“What did you do to me?” I said. My mouth filled up with the kind of quick drying cement sadistic cartoon mice use on their would-be feline tormentors.
“Do you know why sometimes,” her voice bounced around the inside of my skull, “when you watch a movie for the fourth time, you get nervous that the events won’t turn out the way you remember?”
“Have you ever noticed how angry people get when presented with the idea that some of their memories might be fabrications? It’s because they know the truth. Everyone knows the truth. Somewhere inside, where the light of conscious awareness never shines, we all know something terrifying about the universe.”
“I don’t have to listen to this.”
“We know this terrifying truth, and we grasp intuitively that the worst thing we could do to ourselves, to our sanity, would be to understand it.”
“Stop it.” My words were concrete. Unyielding. When I spoke, it was with the kind of calm that can only come when your mind has solidified into a single unit with no moving parts. No care other than to make this terrible thing in front of you stop. I heard it when my father died, and my sister wouldn’t accept it. “Whatever kind of dime-store David Blane bullshit you are pulling, just stop it right now. I don’t have to listen to this excrement you are spewing at me. I’m going to hang up the phone now, and fuck you very much for your time. I hope you get run over by a bus full of children and your mangled corpse is sued for the ensuing emotional distress.”
I was ranting like a maniac, now, but I didn’t care. What passed for the rational side of my mind had gotten on a rocket ship in the slim hope of being the first anthropomorphic manifestation to man the International Space Station.
“That’s not my name!” I didn’t notice when I stood up, but I was standing now. My hands squeezed the edges of my desk like I could make it bleed furniture polish. “That is not my fucking name! Stop calling me that you psychotic bitch!”
“No,” she said. Her voice was tranquility itself. “I mean, listen.”
“I’m not going to fucking…”
That’s when I noticed. I was shouting at this woman. I’d just sworn loudly at a customer in the middle of the production floor. Hell, I wished her an ironic death. So why wasn’t anyone saying anything. Why, in fact, was there no noise around me at all?
A few feet in front of my desk, two bright yellow moons shone through the window. But there were people here. Sometimes the customers complained about how loud it was, as if in the background we were always celebrating the world’s crappiest Mardi Gras. There were always people here. Talking on the phone, gabbing at the water cooler which never had any water in it about the latest episode of Game of Thrones, discussing whether Nutella would be a classier alternative to chocolate body syrup at the upcoming bachelor party. The sounds of work and life and dissatisfaction always filled the hallways of Lucky Travel. Except there didn’t. All around me there was nothing. Nothing but silence.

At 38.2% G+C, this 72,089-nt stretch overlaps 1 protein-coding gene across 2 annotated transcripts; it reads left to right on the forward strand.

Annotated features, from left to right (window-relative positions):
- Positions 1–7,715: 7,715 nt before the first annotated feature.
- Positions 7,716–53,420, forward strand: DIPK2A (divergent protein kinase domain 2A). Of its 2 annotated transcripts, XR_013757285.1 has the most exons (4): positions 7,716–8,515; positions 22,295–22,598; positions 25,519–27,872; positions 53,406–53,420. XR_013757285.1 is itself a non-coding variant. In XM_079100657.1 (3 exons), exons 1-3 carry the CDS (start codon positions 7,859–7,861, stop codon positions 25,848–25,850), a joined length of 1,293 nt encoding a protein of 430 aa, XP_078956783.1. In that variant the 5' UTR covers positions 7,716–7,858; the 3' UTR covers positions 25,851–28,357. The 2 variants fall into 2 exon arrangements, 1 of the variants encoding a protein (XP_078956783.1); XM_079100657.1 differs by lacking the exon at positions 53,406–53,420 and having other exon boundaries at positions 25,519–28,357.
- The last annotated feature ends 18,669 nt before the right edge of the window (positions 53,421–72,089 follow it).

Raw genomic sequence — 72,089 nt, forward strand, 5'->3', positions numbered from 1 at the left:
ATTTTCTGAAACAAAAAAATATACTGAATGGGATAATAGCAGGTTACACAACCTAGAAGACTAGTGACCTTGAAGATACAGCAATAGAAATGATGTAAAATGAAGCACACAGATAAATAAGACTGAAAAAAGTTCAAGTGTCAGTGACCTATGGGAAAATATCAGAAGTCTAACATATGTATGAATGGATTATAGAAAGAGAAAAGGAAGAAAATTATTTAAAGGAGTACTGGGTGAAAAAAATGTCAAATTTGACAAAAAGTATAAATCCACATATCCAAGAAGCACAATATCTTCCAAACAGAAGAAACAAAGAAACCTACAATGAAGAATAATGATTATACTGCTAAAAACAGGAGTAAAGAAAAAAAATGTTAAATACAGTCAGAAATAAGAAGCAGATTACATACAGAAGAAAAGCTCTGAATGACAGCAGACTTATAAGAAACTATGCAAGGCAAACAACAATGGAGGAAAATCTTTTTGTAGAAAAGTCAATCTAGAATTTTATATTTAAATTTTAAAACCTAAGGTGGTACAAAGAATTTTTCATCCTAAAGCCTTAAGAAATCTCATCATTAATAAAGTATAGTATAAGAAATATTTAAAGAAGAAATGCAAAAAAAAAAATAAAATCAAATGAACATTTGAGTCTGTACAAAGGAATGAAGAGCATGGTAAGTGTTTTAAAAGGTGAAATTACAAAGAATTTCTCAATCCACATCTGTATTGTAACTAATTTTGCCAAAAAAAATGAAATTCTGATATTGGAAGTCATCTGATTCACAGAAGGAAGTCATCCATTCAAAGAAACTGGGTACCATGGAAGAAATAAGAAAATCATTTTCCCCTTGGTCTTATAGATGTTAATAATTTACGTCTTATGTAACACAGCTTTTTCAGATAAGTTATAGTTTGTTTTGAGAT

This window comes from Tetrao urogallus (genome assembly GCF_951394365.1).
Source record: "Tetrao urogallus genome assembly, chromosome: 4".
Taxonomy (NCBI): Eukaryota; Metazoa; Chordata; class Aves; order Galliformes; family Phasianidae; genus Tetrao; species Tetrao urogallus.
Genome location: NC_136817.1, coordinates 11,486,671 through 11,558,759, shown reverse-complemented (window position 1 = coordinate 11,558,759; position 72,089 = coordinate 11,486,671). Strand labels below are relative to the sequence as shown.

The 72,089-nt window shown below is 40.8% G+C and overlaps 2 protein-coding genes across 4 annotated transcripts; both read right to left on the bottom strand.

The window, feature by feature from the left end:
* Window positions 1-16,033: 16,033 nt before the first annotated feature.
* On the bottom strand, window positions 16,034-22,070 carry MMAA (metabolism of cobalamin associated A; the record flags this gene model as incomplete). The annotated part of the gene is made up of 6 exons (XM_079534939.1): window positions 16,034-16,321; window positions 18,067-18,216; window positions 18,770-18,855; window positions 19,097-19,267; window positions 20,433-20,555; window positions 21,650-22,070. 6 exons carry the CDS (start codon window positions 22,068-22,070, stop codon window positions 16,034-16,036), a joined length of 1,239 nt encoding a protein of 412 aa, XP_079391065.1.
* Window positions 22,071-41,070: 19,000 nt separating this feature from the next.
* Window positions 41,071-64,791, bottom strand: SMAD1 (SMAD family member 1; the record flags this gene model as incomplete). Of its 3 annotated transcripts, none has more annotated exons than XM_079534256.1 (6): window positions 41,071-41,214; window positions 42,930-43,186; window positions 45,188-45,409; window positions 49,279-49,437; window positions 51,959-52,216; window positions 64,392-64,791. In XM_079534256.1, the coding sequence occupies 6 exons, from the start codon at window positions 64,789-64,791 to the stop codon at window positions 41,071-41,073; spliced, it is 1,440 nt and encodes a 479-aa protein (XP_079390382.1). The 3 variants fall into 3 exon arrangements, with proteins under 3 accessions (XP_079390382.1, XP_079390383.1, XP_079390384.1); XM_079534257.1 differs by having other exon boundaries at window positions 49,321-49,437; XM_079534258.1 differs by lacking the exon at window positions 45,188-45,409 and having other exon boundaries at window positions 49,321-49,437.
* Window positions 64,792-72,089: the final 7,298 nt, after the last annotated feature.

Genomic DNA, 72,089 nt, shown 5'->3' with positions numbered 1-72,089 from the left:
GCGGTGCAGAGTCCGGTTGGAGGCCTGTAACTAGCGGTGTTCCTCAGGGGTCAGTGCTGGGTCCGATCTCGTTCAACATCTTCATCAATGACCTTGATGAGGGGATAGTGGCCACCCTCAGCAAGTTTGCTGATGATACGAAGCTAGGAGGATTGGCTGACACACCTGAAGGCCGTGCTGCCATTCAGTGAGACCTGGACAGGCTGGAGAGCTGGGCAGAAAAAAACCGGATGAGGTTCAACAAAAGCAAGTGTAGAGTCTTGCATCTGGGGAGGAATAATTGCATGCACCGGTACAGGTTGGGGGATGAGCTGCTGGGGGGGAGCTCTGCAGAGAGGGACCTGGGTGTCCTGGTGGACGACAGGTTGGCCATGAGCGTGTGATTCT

“You’re doing something to my brain,” I said.
“I’m not the one doing it.”
“You’re sending out a pulse through the phone at the resonant frequency of my neurons and it’s fucking with my cognition,” I grasped. “I saw it on CNN.”
“Modern phones don’t use pulse technology, Dendrite.”
“Then you put steroided-out LSD in my fucking Hot Pocket! I know this is something you are fucking doing!”
“This is your perception,” she said. “I just gave it the smallest of punctures. I did not even do that. I held out the needle. You walked into it.”
“No.” I shook my head. “No, no. No that’s not what’s…no.”
“You have to take the next step. Look around you.”
“I don’t want to. I don’t have to do that. You can’t make me.”
“I cannot make you,” she said. “The choices in front of you are all yours.”
“You can’t make me,” I said again. “I’m going to close my eyes and this is all going to go away.”
“I have as much time as is needed, Dendrite. You are the only one who can stop this.”
I took a deep breath. It wasn’t just the silence. Everything was different. The air smelled different. Like ozone, and chemical burns, and a hint of what I was weirdly confident was loganberry. I didn’t move. I had no idea what it felt like to be hypnotized, but I didn’t feel hypnotized. It should be hazy. Indistinct. But this felt incredibly clear. My brain had been scrubbed with a wire brunch and every nerve was raw, exposed, and firing for the first time. Even the scent seemed more…real, like all the air I had ever smelled had been choked with Lysol. If this woman was messing with me, she was the goddamn Garry Kasparov of mind games.
“How?” I asked. “How do I stop it?”
“The only way out is through. Now take a look.
I turned my head very, very slowly. The office was there, just like it always was. All of my coworkers were there, too. The same ones who had been there before this phone call dragged me into the insane end of the pool and held my head under the water. There was Martin, his headset only half on because when he got frustrated he liked to shove his pen in his ear. And there was D’angelina, her fingers curled in only the blond locks of her hair, never the brown ones. They were all there, right where they were. Only every single one of them stood as still as a Medusa victim, and stared straight at me.